M. tuberculosis was isolated from pooled milk. Although cow’s milk is most common, milk from other animals (goats, camels) is also consumed by the population existing in the lowlands of Ethiopia, where livestock breeding is the major livelihood. Other studies [2, 4, 29] showed that there is widespread occurrence of mycobacterial infection in livestock in many areas of Ethiopia. Milk from these sources is most commonly consumed raw. Practical problems include the impracticability of boiling milk before consumption in most household conditions, the absence of pasteurization, and the inefficacy of pasteurization to eliminate all pathogens, assuming it was applied.

The presence of Mycobacteria in bovine milk is risky for two major reasons: (i) it becomes enough to contaminate with bacterial pathogens when and where milk pooling is practiced, even if the milk from only one of the cows was contaminated while the others were free of contamination; (ii) in the case of milk fermentation, adding fresh milk to already-fermenting milk (which is the practice in most Ethiopian farmers’ households) [24] becomes reason for the continued presence of such bacteria in the fermented milk. Thus, for the fermentation process to be adequate to eliminate the mycobacteria, the milk should be kept fermenting at room temperature for the duration of fermentation without addition of fresh milk in between.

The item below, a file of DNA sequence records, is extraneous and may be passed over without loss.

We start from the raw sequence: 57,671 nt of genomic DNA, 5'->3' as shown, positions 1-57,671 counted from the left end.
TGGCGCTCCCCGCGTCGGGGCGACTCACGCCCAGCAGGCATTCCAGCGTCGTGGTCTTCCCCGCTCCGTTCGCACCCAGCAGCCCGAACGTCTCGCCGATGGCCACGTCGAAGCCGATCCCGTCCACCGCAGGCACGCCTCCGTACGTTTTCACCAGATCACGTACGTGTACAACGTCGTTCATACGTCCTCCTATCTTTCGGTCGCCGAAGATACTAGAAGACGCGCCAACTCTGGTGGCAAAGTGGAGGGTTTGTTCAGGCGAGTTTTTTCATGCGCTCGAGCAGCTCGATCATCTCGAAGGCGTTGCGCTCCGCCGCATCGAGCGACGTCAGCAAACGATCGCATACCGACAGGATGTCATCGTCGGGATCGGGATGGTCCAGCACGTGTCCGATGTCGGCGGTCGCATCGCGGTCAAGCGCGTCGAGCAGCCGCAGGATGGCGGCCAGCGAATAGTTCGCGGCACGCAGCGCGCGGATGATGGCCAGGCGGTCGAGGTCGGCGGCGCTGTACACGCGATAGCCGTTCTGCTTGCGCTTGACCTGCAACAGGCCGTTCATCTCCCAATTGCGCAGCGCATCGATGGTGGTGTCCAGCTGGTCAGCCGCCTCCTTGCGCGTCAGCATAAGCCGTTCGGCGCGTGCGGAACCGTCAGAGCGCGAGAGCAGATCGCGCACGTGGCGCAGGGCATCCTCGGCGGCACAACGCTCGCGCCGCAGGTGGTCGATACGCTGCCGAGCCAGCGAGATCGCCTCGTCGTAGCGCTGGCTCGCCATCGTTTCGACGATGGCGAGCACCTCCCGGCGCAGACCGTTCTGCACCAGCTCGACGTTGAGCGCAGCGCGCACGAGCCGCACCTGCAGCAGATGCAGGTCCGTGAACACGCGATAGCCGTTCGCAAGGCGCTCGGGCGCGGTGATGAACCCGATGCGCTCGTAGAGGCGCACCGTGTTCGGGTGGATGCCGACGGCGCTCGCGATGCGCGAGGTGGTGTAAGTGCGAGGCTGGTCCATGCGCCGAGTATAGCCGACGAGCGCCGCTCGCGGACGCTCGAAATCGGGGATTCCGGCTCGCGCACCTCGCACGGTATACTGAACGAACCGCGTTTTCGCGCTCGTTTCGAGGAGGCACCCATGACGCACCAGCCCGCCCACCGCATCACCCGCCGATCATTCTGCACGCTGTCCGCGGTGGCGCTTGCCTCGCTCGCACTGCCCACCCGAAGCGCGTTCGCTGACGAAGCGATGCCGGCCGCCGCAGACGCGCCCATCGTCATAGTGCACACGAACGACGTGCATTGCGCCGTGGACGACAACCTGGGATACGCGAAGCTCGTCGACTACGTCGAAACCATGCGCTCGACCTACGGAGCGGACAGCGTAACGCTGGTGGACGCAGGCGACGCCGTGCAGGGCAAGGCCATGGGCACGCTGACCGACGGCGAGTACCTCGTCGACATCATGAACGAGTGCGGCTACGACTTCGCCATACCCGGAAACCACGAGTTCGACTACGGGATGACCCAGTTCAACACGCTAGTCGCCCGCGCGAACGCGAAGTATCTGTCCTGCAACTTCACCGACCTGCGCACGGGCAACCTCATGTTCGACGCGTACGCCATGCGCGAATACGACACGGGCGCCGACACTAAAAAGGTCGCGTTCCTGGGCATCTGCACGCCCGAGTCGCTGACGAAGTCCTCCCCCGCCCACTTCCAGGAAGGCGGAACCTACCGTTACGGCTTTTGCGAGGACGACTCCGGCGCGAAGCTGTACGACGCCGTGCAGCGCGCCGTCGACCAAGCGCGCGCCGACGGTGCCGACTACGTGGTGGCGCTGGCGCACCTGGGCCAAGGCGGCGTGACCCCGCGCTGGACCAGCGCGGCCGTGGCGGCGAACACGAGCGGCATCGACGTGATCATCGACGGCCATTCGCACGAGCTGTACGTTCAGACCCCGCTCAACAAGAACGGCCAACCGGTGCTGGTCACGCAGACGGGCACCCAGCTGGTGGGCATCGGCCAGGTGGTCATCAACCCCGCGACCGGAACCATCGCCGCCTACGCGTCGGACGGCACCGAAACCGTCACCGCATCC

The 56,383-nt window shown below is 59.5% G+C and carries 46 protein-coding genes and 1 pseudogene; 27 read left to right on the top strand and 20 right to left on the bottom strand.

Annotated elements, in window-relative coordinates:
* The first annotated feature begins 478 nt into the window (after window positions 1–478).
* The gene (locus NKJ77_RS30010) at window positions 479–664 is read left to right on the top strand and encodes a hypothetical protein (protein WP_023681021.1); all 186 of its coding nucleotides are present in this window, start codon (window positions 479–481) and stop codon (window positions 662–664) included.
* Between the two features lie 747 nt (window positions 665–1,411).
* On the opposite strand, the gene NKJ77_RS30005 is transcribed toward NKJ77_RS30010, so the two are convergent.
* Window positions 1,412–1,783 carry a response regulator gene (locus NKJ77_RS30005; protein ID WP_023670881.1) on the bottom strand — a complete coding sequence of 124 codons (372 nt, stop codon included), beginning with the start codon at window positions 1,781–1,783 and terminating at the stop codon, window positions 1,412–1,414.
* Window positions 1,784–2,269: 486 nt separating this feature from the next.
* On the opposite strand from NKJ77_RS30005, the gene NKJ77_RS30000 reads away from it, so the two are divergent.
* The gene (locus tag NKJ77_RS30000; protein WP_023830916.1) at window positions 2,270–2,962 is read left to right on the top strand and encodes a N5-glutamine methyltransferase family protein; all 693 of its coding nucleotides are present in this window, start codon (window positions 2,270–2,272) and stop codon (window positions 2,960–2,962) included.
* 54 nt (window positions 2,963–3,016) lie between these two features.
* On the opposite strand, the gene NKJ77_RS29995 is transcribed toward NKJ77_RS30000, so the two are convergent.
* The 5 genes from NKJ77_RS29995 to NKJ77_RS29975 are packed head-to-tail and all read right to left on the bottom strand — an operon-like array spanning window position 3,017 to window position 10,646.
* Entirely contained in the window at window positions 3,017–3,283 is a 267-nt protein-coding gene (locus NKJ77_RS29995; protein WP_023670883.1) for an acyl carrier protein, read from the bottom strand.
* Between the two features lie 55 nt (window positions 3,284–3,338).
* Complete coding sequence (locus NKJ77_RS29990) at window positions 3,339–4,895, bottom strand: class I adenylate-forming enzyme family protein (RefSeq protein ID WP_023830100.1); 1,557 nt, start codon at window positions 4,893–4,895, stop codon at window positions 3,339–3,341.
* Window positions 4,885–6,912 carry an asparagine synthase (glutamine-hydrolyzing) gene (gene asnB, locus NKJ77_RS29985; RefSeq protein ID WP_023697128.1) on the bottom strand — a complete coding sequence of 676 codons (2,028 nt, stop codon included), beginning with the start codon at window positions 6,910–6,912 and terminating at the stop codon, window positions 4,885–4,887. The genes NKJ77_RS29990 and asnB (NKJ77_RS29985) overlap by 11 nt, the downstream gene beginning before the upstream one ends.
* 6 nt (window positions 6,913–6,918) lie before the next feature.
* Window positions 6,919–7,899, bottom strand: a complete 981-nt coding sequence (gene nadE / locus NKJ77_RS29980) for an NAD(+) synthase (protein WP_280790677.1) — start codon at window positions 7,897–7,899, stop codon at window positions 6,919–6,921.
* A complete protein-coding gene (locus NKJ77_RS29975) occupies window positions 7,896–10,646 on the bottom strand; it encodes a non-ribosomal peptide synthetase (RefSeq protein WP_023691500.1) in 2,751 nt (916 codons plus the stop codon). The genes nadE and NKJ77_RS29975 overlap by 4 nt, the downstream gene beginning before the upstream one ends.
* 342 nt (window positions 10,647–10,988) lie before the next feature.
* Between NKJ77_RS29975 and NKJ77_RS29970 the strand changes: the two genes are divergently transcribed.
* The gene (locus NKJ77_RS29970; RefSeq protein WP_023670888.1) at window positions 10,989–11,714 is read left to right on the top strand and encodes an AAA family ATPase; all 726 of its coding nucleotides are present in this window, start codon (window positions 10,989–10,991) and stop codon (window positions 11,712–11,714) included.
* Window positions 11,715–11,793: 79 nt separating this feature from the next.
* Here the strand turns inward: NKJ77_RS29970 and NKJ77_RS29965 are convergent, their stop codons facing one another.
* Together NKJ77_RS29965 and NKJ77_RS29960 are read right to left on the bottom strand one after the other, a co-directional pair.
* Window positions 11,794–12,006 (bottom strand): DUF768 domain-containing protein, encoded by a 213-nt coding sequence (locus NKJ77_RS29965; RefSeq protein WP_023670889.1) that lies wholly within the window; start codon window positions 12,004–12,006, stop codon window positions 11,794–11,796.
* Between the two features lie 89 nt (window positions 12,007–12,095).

It can be seen that there is a significant decrease in the number of M. tuberculosis CFU after seven days. However, this is an issue of not significant reductions in CFU. This is “zero tolerance” and the pathogen must be eliminated completely for the milk to be safe for consumption. There is no threshold level below which there is an acceptable level of contamination. Significant reductions in CFU, however high they are, are not guarantee for absence of acquisition of infection. Although the infectious dose of M. tuberculosis by the gastrointestinal route is much higher than that by the respiratory route (ID50 < 10 bacilli) [30, 31], the number of M. tuberculosis detected in the milk sample in this work during the first three days of the fermentation (≥ 4 Logs) is high enough to meet that high dose, assuming a person frequently consumes such milk.

Limitations of the Study and Remarks on Further Work